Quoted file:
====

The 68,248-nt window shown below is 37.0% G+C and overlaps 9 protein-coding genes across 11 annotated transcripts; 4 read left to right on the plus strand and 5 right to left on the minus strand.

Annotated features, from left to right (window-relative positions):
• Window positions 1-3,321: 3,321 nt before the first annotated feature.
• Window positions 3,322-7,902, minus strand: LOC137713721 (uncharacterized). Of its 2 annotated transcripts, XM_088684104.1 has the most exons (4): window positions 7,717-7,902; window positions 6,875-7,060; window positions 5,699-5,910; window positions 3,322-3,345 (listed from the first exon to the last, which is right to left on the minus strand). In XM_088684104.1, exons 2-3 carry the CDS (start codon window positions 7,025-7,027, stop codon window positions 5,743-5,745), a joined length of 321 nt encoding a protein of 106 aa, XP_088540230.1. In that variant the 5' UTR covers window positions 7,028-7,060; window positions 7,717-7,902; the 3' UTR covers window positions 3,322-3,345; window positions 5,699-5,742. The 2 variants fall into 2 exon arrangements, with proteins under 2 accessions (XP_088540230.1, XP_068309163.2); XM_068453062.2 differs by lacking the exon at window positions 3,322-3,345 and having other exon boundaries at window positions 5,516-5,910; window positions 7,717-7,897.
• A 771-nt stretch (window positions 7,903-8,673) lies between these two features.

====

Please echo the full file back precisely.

The 68,248-nt window shown below is 37.0% G+C and overlaps 9 protein-coding genes across 11 annotated transcripts; 4 read left to right on the plus strand and 5 right to left on the minus strand.

Annotated features, from left to right (window-relative positions):
• Window positions 1-3,321: 3,321 nt before the first annotated feature.
• Window positions 3,322-7,902, minus strand: LOC137713721 (uncharacterized). Of its 2 annotated transcripts, XM_088684104.1 has the most exons (4): window positions 7,717-7,902; window positions 6,875-7,060; window positions 5,699-5,910; window positions 3,322-3,345 (listed from the first exon to the last, which is right to left on the minus strand). In XM_088684104.1, exons 2-3 carry the CDS (start codon window positions 7,025-7,027, stop codon window positions 5,743-5,745), a joined length of 321 nt encoding a protein of 106 aa, XP_088540230.1. In that variant the 5' UTR covers window positions 7,028-7,060; window positions 7,717-7,902; the 3' UTR covers window positions 3,322-3,345; window positions 5,699-5,742. The 2 variants fall into 2 exon arrangements, with proteins under 2 accessions (XP_088540230.1, XP_068309163.2); XM_068453062.2 differs by lacking the exon at window positions 3,322-3,345 and having other exon boundaries at window positions 5,516-5,910; window positions 7,717-7,897.
• A 771-nt stretch (window positions 7,903-8,673) lies between these two features.